Congressman and Majority Whip Kevin McCarthy (R-Calif.) speaks during a luncheon event hosted by the Pacific Research Institute at the Pacific Club in Newport Beach on Tuesday. (KEVIN CHANG, Daily Pilot / August 6, 2013)

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House Majority Whip Kevin McCarthy briefly laid out a Republican agenda that touched on tax reform, energy policy and changes to regulatory agencies during a visit Tuesday to Newport Beach.

"We're in the middle of a philosophical battle that's been a bigger divide than we've ever seen," the Bakersfield Republican said.

He said the Republican-controlled House has recently struggled to make progress, but he blamed the Senate, where Democrats have a majority, for not taking up House bills.

The Pacific Research Institute, a San Francisco-based think tank that promotes free-market policies, hosted McCarthy, who spoke as part of a $50-per-head luncheon at the Pacific Club.

The next target for Republicans hoping to reduce spending and reign in the size of the government, McCarthy said, will be the growing expenditures on entitlements, such as Medicare and Social Security.

"If we don't reform that, we can't sustain ourselves," he said.

Friday was the start of Congress' five-week summer recess. Representatives will return to the Capitol without an approved budget and facing another fight over the debt ceiling.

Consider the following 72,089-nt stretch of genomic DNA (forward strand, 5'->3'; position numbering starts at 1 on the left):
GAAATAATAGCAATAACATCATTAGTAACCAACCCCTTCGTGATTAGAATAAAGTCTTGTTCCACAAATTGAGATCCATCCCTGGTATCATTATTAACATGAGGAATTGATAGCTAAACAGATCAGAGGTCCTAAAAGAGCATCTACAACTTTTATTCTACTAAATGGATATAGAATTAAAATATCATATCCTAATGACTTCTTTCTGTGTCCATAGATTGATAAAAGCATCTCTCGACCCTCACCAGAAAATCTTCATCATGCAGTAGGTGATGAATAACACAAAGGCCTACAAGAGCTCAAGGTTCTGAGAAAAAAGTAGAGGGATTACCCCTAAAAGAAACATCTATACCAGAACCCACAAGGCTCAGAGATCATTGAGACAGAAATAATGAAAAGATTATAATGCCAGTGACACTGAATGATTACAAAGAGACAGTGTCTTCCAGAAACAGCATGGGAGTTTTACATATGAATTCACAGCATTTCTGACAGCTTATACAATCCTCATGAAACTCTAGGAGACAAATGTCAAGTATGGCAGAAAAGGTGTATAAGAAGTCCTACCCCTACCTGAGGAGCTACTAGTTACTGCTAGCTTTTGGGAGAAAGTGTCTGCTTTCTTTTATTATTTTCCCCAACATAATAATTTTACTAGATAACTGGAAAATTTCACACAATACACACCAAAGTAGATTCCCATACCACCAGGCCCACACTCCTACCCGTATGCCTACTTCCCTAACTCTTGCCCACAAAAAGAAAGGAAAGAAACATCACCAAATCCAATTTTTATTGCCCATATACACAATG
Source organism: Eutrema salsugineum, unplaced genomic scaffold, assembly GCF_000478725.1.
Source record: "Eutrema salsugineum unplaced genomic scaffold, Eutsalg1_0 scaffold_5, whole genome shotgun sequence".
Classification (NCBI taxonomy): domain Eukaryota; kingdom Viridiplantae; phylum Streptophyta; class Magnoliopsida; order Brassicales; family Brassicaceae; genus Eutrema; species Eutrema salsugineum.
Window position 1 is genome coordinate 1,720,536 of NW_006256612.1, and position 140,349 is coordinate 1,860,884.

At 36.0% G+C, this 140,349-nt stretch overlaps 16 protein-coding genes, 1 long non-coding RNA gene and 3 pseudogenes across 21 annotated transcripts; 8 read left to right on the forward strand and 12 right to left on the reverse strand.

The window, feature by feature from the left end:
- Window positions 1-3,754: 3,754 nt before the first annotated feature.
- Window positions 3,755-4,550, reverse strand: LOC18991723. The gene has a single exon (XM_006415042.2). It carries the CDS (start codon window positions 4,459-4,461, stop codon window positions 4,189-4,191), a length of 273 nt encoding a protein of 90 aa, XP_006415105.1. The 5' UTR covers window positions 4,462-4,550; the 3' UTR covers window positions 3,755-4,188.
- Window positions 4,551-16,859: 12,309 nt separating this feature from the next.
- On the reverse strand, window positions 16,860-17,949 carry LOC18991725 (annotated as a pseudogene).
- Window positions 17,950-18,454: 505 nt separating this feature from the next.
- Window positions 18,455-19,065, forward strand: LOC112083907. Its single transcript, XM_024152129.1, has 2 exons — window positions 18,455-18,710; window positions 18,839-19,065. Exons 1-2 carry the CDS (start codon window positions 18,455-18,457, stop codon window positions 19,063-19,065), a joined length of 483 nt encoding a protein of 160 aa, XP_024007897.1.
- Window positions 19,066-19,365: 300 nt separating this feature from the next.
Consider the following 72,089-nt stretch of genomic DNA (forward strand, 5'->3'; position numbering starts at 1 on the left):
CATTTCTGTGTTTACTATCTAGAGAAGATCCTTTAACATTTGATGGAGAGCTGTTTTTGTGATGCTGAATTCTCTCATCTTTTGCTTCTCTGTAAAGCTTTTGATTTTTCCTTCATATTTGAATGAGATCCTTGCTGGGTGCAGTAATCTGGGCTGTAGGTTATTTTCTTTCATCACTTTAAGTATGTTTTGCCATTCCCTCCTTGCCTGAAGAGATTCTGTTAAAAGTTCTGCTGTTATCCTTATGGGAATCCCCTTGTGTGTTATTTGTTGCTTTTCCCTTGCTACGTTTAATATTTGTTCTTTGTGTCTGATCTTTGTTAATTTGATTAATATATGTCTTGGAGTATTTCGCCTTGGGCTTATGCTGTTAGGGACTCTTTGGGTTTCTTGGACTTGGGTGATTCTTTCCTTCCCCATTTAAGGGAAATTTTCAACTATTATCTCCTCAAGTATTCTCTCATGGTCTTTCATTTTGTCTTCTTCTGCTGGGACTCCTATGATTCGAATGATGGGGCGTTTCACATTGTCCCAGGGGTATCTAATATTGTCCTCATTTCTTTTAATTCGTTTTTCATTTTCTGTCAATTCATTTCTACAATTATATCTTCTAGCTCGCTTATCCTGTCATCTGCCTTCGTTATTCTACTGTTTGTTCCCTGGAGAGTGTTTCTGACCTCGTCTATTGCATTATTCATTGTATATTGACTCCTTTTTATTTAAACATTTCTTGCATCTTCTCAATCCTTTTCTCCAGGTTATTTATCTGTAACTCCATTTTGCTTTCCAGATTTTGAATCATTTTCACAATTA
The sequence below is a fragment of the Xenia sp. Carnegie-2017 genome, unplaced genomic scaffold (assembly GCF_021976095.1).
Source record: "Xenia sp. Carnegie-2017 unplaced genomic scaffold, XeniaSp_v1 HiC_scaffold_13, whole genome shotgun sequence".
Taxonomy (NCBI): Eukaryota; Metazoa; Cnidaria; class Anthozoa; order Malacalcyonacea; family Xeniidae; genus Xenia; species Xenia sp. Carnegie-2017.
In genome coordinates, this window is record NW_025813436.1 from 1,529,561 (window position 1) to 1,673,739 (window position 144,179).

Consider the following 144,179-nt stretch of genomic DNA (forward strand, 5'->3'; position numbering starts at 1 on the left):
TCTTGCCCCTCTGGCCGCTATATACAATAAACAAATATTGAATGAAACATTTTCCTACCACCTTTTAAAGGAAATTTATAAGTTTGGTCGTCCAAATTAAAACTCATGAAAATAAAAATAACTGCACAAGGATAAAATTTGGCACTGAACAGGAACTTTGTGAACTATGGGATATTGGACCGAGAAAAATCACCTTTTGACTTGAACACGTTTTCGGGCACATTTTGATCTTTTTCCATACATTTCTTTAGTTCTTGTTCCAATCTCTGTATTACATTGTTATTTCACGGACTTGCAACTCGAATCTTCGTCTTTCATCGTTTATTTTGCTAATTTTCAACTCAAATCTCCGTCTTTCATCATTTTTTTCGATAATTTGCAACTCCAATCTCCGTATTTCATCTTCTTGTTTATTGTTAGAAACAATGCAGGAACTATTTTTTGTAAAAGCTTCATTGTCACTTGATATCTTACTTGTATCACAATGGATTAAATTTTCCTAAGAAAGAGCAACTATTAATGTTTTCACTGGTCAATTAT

There is a debate among Republicans at the moment, McCarthy said, about whether to try to force through a bill defunding the Affordable Care Act as part of a budget or debt deal.

The congressman took a few questions from the audience, including one on immigration. McCarthy said the U.S. needs to grow its population to compete with global economies but said the first step is securing its borders.

He promoted a guest-worker program and legal status for many immigrants but stopped short of offering a path to citizenship.

"What you then have to address is the 11 million that are here considered illegal," he said. "I personally believe it's different for someone who's been here 30 years than if they've been here three months."

McCarthy said people who overstayed their visa in the U.S. should pay some penalty, those who came here illegally should be able to work toward a legal status, and those who came without a visa and committed a serious felony should be deported.

"I personally believe if you came here as a child, that's different," McCarthy said. "This is your country. You have no other place to go to."

House Republicans are crafting a bill to deal with that issue, he said.

McCarthy also joked about Kevin Spacey calling him to do research for the TV show "House of Cards," on which Spacey plays a Democratic majority whip.

"I'll say this about Spacey, I actually liked him — philosophically we're different — but do you know why? I believe if Spacey made 100 bucks a week acting he'd still act," McCarthy said.

"He does what he believes in; he does what he likes. He portrays this person with all the wrong things you hear about Washington. He literally murders one member. If I could murder one member, I'd never have to worry about another vote."